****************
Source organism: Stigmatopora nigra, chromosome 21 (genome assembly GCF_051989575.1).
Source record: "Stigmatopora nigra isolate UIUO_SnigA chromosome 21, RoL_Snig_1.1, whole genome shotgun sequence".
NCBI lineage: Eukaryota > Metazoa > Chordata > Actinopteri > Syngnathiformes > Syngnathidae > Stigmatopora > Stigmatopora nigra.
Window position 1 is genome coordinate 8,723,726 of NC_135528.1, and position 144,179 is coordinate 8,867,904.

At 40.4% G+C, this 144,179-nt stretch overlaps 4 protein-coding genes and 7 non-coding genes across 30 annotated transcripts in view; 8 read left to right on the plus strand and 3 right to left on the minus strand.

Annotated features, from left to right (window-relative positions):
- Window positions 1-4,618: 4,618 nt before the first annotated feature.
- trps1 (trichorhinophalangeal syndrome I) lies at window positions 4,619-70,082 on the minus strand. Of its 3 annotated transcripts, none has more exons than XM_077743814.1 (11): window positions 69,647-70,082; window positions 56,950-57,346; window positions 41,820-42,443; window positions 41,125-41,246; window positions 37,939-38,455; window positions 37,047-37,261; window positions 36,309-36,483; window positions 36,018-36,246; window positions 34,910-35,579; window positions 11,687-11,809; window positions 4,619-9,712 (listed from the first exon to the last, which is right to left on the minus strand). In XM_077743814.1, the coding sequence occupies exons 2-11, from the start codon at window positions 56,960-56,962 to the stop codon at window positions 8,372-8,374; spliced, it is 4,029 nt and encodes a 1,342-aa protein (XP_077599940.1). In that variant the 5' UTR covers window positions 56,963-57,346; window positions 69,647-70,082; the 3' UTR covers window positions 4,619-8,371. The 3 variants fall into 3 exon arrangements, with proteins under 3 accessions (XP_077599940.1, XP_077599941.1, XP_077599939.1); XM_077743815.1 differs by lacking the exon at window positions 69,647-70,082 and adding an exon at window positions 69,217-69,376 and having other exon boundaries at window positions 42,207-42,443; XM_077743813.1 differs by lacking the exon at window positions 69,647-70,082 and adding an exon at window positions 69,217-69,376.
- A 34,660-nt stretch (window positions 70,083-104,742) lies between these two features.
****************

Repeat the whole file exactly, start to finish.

Source organism: Stigmatopora nigra, chromosome 21 (genome assembly GCF_051989575.1).
Source record: "Stigmatopora nigra isolate UIUO_SnigA chromosome 21, RoL_Snig_1.1, whole genome shotgun sequence".
NCBI lineage: Eukaryota > Metazoa > Chordata > Actinopteri > Syngnathiformes > Syngnathidae > Stigmatopora > Stigmatopora nigra.
Window position 1 is genome coordinate 8,723,726 of NC_135528.1, and position 144,179 is coordinate 8,867,904.

At 40.4% G+C, this 144,179-nt stretch overlaps 4 protein-coding genes and 7 non-coding genes across 30 annotated transcripts in view; 8 read left to right on the plus strand and 3 right to left on the minus strand.

Annotated features, from left to right (window-relative positions):
- Window positions 1-4,618: 4,618 nt before the first annotated feature.
- trps1 (trichorhinophalangeal syndrome I) lies at window positions 4,619-70,082 on the minus strand. Of its 3 annotated transcripts, none has more exons than XM_077743814.1 (11): window positions 69,647-70,082; window positions 56,950-57,346; window positions 41,820-42,443; window positions 41,125-41,246; window positions 37,939-38,455; window positions 37,047-37,261; window positions 36,309-36,483; window positions 36,018-36,246; window positions 34,910-35,579; window positions 11,687-11,809; window positions 4,619-9,712 (listed from the first exon to the last, which is right to left on the minus strand). In XM_077743814.1, the coding sequence occupies exons 2-11, from the start codon at window positions 56,960-56,962 to the stop codon at window positions 8,372-8,374; spliced, it is 4,029 nt and encodes a 1,342-aa protein (XP_077599940.1). In that variant the 5' UTR covers window positions 56,963-57,346; window positions 69,647-70,082; the 3' UTR covers window positions 4,619-8,371. The 3 variants fall into 3 exon arrangements, with proteins under 3 accessions (XP_077599940.1, XP_077599941.1, XP_077599939.1); XM_077743815.1 differs by lacking the exon at window positions 69,647-70,082 and adding an exon at window positions 69,217-69,376 and having other exon boundaries at window positions 42,207-42,443; XM_077743813.1 differs by lacking the exon at window positions 69,647-70,082 and adding an exon at window positions 69,217-69,376.
- A 34,660-nt stretch (window positions 70,083-104,742) lies between these two features.